WHY? Season 7 was mostly low-par for me, aside from a few notable episodes – Asylum of the Daleks, The Bells of Saint John and The Name of the Doctor, and to a certain extent Nightmare in Silver – it was mostly underwhelming. However, then came The Name of the Doctor, and that’s when Steven Moffat knocked it out of the park. From a great opening scene, the fresh introduction of the Whisperheads and the chilling line by Jenny – “M’am, I think I’ve been murdered,” as well as the appearance of a post-Library River Song in what looks set to be her final hurrah,  everything about this episode was spectacular. Although we don’t actually find out the Name of the Doctor, which is great, it delivers in pretty much every way. Oh, and did I mention John Hurt was there too?


The Eleventh Hour

WHY? For Matt Smith’s first full outing as the Doctor, he had a lot to live up to. Die-hard fangirls were complaining that when Tennant left, Doctor Who would suck, but – if you ever needed a more convincing episode, then you couldn’t go wrong with The Eleventh Hour. A bombastic action packed episode that paid homage to all the previous Doctors as well as introducing Matt Smith to the audience to the first time. He was on top form here, with some great scenes, as well as containing some fantastic funny moments inside. A new era of Doctor Who began here, and with The Eleventh Hour, fans could not have asked for a better start.



WHY? In my review for Cold War, I noted that the attempt of re-introduction of the Ice Warriors seemed a little too like the first re-introduction of the Daleks for me, and Dalek was a far superior episode. That stance has not changed, and Dalek currently remains in my Top 4 whilst I doubt that Cold War would even fit in my Top 20. Christopher Eccleston is at his best here, and the plot itself is superb. The Dalek was creepy, unstoppable even when presented with flights of stairs – and the chilling comment from the Dalek that claimed the Doctor would make a good Dalek has a great lasting impact, not just on the viewer, but on the Doctor himself. Truly – Dalek is an episode to remember.


The Waters of Mars

WHY? Whilst Tennant’s last year of Doctor Who wasn’t the most well received, with some rather average episodes, The Waters of Mars has to go down as the highlight of the lot.  David Tennant was great here, the whole idea of water being a menacing threat is great, and the whole ending sequence was superb, the Doctor changed by the events of this episode, and a frightening prospect could have been revealed if he’d not heard the superbly-portrayed character Adelaide Brooke commit suicide. It’s a great horror story, and as per usual – Tennant interjects a certain level of humour, particularly with the “Name, Rank, Intention,” line towards the beginning of the episode made me chuckle when I first watched it. Overall, The Waters of Mars explores just how great Doctor Who can really be, and I really wish that there’d be more episodes that are this good.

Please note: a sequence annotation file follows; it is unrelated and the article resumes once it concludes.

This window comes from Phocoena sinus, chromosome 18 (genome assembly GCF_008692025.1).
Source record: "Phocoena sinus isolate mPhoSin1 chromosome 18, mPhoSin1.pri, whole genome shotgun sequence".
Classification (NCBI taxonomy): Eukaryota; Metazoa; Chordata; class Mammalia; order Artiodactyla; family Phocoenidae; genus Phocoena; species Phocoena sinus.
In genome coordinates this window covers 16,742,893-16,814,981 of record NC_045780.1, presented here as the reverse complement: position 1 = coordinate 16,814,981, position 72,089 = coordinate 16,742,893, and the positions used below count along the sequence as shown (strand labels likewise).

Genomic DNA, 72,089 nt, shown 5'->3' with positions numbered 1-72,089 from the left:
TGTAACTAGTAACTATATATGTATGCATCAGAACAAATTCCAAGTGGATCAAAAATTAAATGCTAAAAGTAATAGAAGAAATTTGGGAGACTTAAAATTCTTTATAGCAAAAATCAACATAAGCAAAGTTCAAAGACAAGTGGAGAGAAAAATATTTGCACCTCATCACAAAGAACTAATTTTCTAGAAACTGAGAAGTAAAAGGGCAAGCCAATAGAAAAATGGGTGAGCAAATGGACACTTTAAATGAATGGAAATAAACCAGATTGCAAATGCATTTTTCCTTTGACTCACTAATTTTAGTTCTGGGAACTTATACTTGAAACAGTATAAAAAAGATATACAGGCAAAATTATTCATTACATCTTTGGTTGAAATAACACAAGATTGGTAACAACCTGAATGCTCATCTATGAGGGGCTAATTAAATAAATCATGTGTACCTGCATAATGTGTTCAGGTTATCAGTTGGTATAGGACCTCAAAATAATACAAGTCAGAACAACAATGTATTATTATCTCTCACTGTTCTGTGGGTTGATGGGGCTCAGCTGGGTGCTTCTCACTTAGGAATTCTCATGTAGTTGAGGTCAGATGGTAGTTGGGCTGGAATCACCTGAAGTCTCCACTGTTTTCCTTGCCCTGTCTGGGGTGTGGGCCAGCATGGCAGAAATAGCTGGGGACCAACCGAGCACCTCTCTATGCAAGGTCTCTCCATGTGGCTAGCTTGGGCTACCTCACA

WHY? It’s the introduction of the Weeping Angels, Sally Sparrow – and a Doctor-less episode that actually succeeds. Sally Sparrow is a great lead and I for one would love to see her return to become the Doctor’s companion one day, or at least appear in future episodes. As it was the first time that the Weeping Angels were introduced – they came across as a lot more scary than their most recent appearance – Angels Take Manhattan, and the fact that the Doctor had actually been stopped (if only for a while) by them just showed how deadly they could be.  And it also will make you scared of any statue, Weeping Angel or not, for a good week after your first viewing.


The Doctor's Wife

WHY? I could just leave it at the fact that it’s Neil Gaiman, and that would be all the explanation that you would need. But, The Doctor’s Wife is nonetheless epic, Matt Smith is on top form with one of his more memorable badass lines, “Fear Me, I’ve Killed Thousands of Time Lords,” boasts House, the villain of the episode – to which Eleven retorts, “Fear Me, I’ve Killed All of Them.” This episode is sure to go down as a classic – the concept, the great acting, and several memorable sequences – whilst I may not normally like Amy as a companion, I couldn’t help but feel sympathetic for her when she kept meeting various different versions of Rory – who were, as it turns out, just tricks presented by House – as he gets older and older within the TARDIS. So, all that said – The Doctor’s Wife was a fantastic episode, and the highlight of Season 6 for me. I never thought that Blink would ever be knocked off the top spot, but The Doctor’s Wife claims that.

So, now with that out of the way – I’m interested to know, what are your Top 10 favourite episodes of Doctor Who’s current series from 2005 onwards?